At the Intersection of Active Transportation and Equity
Some people think of walking and bicycling as a middle-class concern, but safe and convenient walking and bicycling are of profound importance for low-income communities and communities of color. Low-income Americans currently walk and bicycle more than upper-income Americans, and the fastest growth in bicycling is occurring among people of color. Limited transportation options for low-income individuals and families lead to restricted employment possibilities, missed doctors’ appointments, low school attendance, and many other deleterious effects, and safe and convenient walking and bicycling are a significant piece of overcoming these challenges. In addition, there are many benefits of active transportation, particularly for health and air quality in low-income communities and communities of color.
Our report, At the Intersection of Active Transportation and Equity: Joining Forces to Make Communities Healthier and Fairer, explores the complexities of equitable active transportation and the issues that arise at the junction of efforts to advance walking and bicycling and work to increase health, fairness, and opportunity for low-income communities and communities of color. This report is a valuable resource for advocates, organizations, and health and transportation professionals working in low-income communities.
Overcoming Obstacles in Low-Income Communities
Serving vulnerable communities through the federal Safe Routes to School program is a priority for the Safe Routes Partnership. We have developed resources to help state advocates and state Departments of Transportation (DOTs) work together to develop proactive policies to assist the most underserved communities in planning for, applying for and implementing Safe Routes to School grants.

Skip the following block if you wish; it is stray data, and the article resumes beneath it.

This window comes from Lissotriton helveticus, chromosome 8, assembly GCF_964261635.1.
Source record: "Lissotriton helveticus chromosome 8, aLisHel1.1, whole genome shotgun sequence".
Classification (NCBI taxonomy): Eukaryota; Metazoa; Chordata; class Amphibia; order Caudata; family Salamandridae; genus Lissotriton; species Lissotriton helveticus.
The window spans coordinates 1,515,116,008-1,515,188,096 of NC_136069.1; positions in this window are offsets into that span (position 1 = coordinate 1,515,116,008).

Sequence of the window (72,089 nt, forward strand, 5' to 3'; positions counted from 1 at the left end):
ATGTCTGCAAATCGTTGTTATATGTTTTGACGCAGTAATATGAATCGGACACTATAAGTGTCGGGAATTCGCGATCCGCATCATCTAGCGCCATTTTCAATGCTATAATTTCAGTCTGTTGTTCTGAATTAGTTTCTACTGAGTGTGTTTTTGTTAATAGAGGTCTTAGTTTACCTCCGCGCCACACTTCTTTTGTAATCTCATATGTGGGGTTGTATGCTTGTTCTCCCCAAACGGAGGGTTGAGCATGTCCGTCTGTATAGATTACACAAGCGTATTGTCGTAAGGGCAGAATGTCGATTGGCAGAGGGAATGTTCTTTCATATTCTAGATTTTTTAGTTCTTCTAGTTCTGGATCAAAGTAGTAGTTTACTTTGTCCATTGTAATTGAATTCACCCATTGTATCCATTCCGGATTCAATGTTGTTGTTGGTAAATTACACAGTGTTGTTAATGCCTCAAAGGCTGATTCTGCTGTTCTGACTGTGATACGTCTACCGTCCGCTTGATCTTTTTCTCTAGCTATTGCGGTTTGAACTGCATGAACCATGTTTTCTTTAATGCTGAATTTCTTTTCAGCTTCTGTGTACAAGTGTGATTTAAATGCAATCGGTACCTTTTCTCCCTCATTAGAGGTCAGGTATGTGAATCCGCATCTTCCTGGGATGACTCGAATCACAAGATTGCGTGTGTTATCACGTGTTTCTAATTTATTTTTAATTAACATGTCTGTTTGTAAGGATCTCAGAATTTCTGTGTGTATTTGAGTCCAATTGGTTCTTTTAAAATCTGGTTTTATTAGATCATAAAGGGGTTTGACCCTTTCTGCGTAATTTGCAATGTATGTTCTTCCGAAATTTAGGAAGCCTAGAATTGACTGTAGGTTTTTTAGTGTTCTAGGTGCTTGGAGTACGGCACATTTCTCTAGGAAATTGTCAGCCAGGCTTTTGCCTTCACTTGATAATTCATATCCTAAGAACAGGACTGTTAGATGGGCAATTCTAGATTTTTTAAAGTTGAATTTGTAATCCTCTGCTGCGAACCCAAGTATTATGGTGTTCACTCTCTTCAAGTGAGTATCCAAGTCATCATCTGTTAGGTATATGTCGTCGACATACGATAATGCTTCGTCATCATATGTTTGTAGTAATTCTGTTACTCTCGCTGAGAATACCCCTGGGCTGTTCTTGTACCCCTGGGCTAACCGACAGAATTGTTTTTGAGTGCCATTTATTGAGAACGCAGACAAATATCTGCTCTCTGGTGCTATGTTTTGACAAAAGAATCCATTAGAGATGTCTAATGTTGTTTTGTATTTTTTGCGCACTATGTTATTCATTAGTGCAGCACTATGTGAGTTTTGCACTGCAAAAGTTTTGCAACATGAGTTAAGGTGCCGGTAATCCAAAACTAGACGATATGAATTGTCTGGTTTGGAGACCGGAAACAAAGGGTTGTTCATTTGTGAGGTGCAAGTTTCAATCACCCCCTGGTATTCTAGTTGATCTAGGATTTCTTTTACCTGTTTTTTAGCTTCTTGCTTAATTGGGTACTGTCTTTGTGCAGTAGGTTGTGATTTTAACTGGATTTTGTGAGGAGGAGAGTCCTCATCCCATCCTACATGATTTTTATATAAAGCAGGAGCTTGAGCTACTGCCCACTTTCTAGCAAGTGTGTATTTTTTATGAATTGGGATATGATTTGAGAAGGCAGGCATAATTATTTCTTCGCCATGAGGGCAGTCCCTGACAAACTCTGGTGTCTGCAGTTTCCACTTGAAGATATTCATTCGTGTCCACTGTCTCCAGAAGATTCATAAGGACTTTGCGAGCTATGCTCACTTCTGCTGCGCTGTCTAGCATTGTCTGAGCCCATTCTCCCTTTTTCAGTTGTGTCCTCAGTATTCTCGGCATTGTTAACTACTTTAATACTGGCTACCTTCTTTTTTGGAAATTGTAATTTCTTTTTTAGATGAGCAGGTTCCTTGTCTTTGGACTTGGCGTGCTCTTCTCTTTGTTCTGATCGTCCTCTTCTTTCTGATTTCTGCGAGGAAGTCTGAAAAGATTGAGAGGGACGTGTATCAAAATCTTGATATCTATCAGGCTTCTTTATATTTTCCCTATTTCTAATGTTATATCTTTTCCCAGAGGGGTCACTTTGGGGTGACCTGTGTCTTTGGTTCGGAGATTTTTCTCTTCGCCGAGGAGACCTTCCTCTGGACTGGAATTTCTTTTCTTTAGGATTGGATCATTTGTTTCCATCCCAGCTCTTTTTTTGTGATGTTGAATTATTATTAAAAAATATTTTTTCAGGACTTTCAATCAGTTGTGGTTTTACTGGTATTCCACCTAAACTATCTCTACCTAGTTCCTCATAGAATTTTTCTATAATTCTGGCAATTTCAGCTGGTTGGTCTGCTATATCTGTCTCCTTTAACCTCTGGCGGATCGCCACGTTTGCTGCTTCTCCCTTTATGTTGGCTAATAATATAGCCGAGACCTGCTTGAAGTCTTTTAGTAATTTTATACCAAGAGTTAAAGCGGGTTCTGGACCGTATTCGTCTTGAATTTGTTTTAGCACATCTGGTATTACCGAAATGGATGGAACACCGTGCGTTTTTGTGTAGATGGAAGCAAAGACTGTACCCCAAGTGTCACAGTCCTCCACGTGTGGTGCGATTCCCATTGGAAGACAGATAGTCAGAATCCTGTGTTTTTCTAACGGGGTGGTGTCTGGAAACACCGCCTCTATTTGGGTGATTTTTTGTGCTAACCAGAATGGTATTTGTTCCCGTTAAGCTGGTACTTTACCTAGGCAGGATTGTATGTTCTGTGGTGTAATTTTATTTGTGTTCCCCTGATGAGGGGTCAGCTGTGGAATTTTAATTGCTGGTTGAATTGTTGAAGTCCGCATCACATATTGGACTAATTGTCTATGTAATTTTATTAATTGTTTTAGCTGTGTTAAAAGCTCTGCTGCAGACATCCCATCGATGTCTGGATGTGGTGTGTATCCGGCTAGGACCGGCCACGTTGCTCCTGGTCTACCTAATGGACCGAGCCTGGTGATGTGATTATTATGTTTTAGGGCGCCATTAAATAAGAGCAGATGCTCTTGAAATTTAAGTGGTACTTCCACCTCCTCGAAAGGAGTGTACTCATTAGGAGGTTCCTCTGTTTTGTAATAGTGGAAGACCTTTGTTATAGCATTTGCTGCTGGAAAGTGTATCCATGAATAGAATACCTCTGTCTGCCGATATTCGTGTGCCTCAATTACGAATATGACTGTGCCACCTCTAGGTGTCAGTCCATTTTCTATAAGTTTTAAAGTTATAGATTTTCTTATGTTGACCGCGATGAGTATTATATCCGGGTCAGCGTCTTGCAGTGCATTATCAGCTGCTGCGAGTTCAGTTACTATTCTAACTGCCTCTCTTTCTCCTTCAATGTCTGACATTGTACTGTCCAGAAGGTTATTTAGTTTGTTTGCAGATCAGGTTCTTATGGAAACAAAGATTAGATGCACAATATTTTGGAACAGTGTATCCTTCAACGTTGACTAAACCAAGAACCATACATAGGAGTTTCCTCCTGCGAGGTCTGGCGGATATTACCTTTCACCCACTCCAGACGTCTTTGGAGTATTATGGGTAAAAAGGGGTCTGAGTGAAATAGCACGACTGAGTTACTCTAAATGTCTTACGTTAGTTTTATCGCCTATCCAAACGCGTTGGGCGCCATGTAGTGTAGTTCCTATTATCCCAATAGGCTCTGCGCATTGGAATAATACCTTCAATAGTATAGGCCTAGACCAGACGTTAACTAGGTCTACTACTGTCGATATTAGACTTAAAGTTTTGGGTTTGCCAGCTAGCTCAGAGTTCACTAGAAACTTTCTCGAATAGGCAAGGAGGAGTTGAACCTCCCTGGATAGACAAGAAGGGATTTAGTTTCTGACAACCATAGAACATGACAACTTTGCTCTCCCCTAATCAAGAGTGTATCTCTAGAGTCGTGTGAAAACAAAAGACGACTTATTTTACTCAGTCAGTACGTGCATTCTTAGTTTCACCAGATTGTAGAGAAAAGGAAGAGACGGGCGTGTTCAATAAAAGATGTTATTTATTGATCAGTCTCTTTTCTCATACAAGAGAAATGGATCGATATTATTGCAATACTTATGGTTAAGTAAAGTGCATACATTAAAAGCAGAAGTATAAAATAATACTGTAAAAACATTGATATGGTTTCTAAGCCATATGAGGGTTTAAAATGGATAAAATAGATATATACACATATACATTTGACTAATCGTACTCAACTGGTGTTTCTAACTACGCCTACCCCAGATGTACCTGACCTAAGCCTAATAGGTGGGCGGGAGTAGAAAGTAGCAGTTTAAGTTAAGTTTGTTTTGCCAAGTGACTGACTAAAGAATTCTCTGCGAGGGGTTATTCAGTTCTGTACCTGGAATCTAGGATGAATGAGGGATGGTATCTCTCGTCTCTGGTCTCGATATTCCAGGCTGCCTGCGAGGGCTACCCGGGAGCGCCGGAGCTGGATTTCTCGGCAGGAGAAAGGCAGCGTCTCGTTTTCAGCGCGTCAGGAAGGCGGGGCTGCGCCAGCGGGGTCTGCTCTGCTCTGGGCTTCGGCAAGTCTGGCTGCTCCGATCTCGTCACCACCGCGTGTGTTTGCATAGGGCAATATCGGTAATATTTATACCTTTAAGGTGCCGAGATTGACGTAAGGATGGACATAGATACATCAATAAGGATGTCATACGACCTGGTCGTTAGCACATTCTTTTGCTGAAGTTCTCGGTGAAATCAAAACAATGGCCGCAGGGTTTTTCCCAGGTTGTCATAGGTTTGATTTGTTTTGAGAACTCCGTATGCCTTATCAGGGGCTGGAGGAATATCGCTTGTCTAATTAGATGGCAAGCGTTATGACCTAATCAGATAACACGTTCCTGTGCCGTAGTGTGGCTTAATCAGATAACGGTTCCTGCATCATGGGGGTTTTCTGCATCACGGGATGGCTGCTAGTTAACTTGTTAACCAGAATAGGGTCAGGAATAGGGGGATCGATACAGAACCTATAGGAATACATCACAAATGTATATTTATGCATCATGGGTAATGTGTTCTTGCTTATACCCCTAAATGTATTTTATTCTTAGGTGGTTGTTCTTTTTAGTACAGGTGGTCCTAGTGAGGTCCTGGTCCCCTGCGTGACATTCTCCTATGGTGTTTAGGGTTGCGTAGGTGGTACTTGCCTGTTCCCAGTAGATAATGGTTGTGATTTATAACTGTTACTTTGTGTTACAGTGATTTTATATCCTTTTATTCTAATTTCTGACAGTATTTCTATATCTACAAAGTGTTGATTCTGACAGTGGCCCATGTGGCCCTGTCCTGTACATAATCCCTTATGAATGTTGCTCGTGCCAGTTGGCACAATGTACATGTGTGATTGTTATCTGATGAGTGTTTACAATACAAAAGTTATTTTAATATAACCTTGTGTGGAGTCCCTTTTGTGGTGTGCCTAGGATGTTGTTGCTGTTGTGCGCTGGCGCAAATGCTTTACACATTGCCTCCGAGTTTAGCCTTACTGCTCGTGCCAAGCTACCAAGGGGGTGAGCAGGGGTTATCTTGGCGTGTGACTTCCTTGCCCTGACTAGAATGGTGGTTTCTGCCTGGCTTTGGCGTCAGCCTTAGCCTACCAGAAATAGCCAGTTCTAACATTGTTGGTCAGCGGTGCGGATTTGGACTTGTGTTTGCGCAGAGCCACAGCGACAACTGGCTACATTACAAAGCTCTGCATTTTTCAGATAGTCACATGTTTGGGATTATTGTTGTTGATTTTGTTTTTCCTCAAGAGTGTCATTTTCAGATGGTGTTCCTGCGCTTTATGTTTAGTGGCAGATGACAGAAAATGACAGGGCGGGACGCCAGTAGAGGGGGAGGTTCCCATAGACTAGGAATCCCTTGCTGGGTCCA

Underserved communities can face many challenges associated with applying for and implementing Safe Routes to School grants. For example, applying for a federally funded Safe Routes to School award through a state DOT can be a time-consuming endeavor requiring expertise and assistance from local planners and engineers, as well as coordination with the school district and city. Once a project is awarded funding, local award recipients must comply with federal highway regulations, which can require additional expertise and staffing to complete paperwork and submit for approvals. Additionally, the program is operated on a reimbursement basis, meaning that schools and localities must expend the funds and then wait for reimbursement.
These aspects can create challenges for underserved communities in a number of ways. Schools in underserved areas are often understaffed, meaning that their availability to spearhead a Safe Routes to School award may be limited. These schools also face significant challenges in absorbing the costs of carrying out a Safe Routes to School project while waiting for reimbursement. Finally, these communities may lack access to city or county engineering staff with the expertise necessary to implement the project and comply with federal and state regulatory processes.
We can help underserved communities navigate the complexities of transportation funding and policies by providing coaching and technical assistance through our work with Voices for Healthy Kids: Active Places.